We’ve never hosted a live webinar on the subject before and it’s a regularly requested topic - and if this one is popular we’ll definitely do another in the future on Akka.Cluster and other areas such as Akka.Persistence, Akka.NET DevOps, and so forth.

What We’ll Cover

This presentation is 90 minutes long and will be focused on the architectural concepts and possibilities that Akka.Cluster creates. Specifically:

  • Why businesses are adopting Akka.Cluster and why this technology is desperately needed;
  • How distributed systems are designed using Akka.NET actors and message-based systems;
  • What Akka.Cluster does to make this easy; and
  • How Akka.Cluster synergizes with modern deployment environments, such as Windows Azure Resource Manager, Azure Service Fabric, * Kubernetes, Apache Mesos, and so forth.

Seating is limited. We still have some room available, so please register now: click here to register.

We’ll be taking questions from the audience at the end of the presentation too!

N.B. the material we’re presenting in this webinar does have some overlap with our Akka.Cluster training, but is mostly new material. If you’ve attended our Akka.Cluster training in the past you will still get value out of this talk.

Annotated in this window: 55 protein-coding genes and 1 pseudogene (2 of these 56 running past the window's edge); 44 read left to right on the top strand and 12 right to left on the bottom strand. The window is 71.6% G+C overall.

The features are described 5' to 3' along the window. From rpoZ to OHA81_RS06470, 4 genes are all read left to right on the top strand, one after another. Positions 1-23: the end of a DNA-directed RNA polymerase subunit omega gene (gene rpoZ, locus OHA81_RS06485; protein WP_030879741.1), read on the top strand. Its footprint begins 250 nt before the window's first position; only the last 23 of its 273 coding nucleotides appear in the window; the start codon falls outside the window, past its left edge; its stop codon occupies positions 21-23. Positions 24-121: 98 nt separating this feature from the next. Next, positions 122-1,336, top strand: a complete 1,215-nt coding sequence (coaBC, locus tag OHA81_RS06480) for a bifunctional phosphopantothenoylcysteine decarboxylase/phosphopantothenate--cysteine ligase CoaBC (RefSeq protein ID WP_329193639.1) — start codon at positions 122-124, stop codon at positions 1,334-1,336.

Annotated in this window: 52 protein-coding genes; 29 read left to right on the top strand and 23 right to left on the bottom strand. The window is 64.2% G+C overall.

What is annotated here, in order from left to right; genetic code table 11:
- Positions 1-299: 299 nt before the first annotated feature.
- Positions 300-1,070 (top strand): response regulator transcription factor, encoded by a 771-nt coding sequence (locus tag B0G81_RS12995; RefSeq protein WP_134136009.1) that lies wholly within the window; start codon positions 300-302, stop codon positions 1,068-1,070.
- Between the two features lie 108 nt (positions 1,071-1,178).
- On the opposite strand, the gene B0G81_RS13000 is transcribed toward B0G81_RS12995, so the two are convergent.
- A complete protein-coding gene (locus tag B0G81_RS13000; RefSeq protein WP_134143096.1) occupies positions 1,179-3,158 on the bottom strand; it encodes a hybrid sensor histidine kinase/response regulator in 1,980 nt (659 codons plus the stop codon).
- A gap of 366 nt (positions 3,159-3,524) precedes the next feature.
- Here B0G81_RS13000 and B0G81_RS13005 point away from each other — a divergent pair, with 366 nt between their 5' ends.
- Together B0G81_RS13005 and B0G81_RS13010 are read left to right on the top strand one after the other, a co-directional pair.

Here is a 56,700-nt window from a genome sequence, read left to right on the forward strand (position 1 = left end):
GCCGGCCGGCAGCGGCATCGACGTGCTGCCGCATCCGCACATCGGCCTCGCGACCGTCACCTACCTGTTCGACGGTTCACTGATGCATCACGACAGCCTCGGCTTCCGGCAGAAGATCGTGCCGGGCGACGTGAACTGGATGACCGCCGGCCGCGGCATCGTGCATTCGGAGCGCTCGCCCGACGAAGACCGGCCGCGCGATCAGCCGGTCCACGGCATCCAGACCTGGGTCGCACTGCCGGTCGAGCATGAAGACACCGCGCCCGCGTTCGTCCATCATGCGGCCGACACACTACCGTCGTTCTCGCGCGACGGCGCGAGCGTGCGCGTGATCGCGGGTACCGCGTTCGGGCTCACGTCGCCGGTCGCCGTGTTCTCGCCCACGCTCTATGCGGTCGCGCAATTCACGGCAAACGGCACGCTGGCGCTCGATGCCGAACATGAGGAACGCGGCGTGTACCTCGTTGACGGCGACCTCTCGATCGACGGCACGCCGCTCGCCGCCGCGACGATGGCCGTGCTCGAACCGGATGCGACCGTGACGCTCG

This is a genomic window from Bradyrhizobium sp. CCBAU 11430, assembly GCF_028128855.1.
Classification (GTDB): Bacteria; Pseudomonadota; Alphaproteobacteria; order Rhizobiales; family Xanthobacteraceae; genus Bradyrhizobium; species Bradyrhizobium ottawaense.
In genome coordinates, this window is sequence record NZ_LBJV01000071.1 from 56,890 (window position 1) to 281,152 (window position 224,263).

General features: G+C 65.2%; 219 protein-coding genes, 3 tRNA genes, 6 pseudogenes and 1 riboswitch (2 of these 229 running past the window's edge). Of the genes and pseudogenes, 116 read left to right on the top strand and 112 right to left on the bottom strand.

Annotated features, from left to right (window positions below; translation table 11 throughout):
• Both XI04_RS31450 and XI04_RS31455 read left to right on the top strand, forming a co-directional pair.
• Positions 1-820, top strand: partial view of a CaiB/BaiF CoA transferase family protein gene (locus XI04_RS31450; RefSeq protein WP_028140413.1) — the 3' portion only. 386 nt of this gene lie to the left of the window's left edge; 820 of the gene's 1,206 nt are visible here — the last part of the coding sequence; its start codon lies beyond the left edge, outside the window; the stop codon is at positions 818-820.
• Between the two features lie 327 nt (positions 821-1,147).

In Case You Can’t Attend

If you aren’t able to attend due to timezones or conflicts, go ahead and register anyway - we’ll send you a recording later the same day.

If you have any questions or comments, please leave them...

Case Study: DigiOutsource Uses Akka.NET to Grow Revenue by 35%

Large-Scale, Real-time Complex Event Processing with Akka.NET

Our last customer case study “Akka.NET Goes to Wall Street” remains as one of the most popular articles on Petabridge, and today I’m pleased to share with you a new case study written by Kim-Lisa Gad and the DigiOutsource team from sunny Cape Town, South Africa.

The DigiOutsource team, lead by Jean-Pierré Vermeulen, developed an extremely high-speed complex event processing system real-time customer analysis system on top of Akka.NET from conception to production within 5 months, and that system has gone on to increase overall revenue by 35%.

What follows is their story!